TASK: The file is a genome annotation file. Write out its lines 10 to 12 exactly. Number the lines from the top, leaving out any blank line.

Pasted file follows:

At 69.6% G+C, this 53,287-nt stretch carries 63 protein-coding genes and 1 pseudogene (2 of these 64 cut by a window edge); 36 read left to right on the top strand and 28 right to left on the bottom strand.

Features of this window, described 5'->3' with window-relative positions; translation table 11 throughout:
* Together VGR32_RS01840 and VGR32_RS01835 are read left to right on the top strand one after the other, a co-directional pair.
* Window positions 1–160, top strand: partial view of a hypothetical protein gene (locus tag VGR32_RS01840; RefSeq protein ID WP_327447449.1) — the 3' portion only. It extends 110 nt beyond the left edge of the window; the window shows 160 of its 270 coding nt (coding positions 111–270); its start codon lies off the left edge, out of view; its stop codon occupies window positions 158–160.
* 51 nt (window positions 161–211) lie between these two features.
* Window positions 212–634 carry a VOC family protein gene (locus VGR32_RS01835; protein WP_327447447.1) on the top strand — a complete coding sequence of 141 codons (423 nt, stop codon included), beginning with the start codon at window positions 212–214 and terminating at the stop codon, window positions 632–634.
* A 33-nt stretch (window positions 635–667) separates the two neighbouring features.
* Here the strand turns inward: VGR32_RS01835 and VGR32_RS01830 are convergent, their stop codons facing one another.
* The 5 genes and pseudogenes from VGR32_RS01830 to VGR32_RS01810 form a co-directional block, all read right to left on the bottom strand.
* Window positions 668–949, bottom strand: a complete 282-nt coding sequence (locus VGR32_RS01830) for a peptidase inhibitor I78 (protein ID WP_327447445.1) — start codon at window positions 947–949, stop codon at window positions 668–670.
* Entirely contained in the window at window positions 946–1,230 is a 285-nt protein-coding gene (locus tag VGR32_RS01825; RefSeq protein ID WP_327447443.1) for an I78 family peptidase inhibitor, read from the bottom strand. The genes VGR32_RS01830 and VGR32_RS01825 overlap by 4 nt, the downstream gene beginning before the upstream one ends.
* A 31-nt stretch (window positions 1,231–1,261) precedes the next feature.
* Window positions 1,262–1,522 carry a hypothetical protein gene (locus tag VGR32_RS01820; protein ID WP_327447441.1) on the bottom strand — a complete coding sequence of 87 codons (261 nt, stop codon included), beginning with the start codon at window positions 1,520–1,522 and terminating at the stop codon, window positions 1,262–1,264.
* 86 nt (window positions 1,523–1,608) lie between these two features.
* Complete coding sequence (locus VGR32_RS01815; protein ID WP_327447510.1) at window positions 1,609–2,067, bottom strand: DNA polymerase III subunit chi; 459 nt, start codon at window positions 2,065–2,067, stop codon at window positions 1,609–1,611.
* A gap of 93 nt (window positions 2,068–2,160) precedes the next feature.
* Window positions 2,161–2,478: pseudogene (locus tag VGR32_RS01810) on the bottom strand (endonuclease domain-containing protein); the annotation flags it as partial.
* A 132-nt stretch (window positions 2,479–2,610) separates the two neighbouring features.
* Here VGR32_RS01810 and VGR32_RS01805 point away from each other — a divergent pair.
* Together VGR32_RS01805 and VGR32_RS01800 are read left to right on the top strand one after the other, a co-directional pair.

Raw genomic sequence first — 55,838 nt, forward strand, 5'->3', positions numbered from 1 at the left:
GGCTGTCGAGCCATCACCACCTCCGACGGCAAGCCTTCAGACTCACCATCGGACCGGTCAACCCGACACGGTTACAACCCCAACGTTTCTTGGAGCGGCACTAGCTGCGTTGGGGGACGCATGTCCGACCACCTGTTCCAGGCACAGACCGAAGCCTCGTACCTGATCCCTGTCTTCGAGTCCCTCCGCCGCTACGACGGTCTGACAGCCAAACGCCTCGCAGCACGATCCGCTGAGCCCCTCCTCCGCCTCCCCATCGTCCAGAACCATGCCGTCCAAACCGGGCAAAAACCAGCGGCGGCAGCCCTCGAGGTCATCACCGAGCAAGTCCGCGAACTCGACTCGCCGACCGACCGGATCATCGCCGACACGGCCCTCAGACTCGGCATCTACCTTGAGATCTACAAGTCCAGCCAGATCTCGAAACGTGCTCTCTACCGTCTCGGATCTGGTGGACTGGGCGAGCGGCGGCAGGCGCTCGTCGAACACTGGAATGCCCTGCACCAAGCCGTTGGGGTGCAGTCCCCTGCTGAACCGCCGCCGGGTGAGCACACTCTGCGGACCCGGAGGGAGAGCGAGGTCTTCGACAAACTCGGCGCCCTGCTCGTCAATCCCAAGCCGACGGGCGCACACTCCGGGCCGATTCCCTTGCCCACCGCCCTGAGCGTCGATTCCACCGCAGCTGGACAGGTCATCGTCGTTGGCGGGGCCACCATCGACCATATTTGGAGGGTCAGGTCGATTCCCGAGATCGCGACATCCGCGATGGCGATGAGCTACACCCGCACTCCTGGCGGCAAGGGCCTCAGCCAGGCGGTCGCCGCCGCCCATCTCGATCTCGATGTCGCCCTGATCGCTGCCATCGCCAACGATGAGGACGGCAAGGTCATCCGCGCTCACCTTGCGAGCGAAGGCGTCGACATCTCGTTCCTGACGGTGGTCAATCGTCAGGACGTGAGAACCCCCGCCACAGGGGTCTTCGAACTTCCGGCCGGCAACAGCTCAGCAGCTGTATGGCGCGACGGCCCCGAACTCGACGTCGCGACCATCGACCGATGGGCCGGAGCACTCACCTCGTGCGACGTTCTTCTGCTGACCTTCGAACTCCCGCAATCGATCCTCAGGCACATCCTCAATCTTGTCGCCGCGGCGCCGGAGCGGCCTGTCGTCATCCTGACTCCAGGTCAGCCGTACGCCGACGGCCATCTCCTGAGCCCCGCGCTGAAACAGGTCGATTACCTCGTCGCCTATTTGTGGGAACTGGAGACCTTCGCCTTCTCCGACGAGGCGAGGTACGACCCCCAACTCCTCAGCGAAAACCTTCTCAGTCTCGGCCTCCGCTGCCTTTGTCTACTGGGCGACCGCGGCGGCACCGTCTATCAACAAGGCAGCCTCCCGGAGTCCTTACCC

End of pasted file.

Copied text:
* Window positions 668–949, bottom strand: a complete 282-nt coding sequence (locus VGR32_RS01830) for a peptidase inhibitor I78 (protein ID WP_327447445.1) — start codon at window positions 947–949, stop codon at window positions 668–670.
* Entirely contained in the window at window positions 946–1,230 is a 285-nt protein-coding gene (locus tag VGR32_RS01825; RefSeq protein ID WP_327447443.1) for an I78 family peptidase inhibitor, read from the bottom strand. The genes VGR32_RS01830 and VGR32_RS01825 overlap by 4 nt, the downstream gene beginning before the upstream one ends.
* A 31-nt stretch (window positions 1,231–1,261) precedes the next feature.